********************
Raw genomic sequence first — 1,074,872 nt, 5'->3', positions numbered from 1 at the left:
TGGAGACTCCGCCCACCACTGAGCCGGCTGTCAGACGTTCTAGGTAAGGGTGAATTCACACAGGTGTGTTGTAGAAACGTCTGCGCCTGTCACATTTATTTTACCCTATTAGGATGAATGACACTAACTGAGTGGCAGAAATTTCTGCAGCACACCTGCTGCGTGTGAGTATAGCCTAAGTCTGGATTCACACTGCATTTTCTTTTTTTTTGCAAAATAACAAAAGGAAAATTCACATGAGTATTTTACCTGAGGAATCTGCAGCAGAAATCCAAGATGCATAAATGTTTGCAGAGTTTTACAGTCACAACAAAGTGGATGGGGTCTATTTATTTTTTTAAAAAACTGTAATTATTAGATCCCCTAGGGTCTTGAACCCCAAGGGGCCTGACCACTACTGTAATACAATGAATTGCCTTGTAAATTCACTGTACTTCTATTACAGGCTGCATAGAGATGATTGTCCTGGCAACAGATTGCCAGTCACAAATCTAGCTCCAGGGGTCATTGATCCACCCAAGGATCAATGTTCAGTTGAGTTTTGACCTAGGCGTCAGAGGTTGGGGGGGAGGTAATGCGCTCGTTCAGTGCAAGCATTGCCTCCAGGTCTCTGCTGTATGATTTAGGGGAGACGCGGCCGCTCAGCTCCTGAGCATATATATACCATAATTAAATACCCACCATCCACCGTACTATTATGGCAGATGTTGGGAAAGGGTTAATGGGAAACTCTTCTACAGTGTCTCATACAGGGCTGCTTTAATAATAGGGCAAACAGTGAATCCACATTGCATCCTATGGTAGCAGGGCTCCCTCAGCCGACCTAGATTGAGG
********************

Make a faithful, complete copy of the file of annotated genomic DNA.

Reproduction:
Raw genomic sequence first — 1,074,872 nt, 5'->3', positions numbered from 1 at the left:
TGGAGACTCCGCCCACCACTGAGCCGGCTGTCAGACGTTCTAGGTAAGGGTGAATTCACACAGGTGTGTTGTAGAAACGTCTGCGCCTGTCACATTTATTTTACCCTATTAGGATGAATGACACTAACTGAGTGGCAGAAATTTCTGCAGCACACCTGCTGCGTGTGAGTATAGCCTAAGTCTGGATTCACACTGCATTTTCTTTTTTTTTGCAAAATAACAAAAGGAAAATTCACATGAGTATTTTACCTGAGGAATCTGCAGCAGAAATCCAAGATGCATAAATGTTTGCAGAGTTTTACAGTCACAACAAAGTGGATGGGGTCTATTTATTTTTTTAAAAAACTGTAATTATTAGATCCCCTAGGGTCTTGAACCCCAAGGGGCCTGACCACTACTGTAATACAATGAATTGCCTTGTAAATTCACTGTACTTCTATTACAGGCTGCATAGAGATGATTGTCCTGGCAACAGATTGCCAGTCACAAATCTAGCTCCAGGGGTCATTGATCCACCCAAGGATCAATGTTCAGTTGAGTTTTGACCTAGGCGTCAGAGGTTGGGGGGGAGGTAATGCGCTCGTTCAGTGCAAGCATTGCCTCCAGGTCTCTGCTGTATGATTTAGGGGAGACGCGGCCGCTCAGCTCCTGAGCATATATATACCATAATTAAATACCCACCATCCACCGTACTATTATGGCAGATGTTGGGAAAGGGTTAATGGGAAACTCTTCTACAGTGTCTCATACAGGGCTGCTTTAATAATAGGGCAAACAGTGAATCCACATTGCATCCTATGGTAGCAGGGCTCCCTCAGCCGACCTAGATTGAGG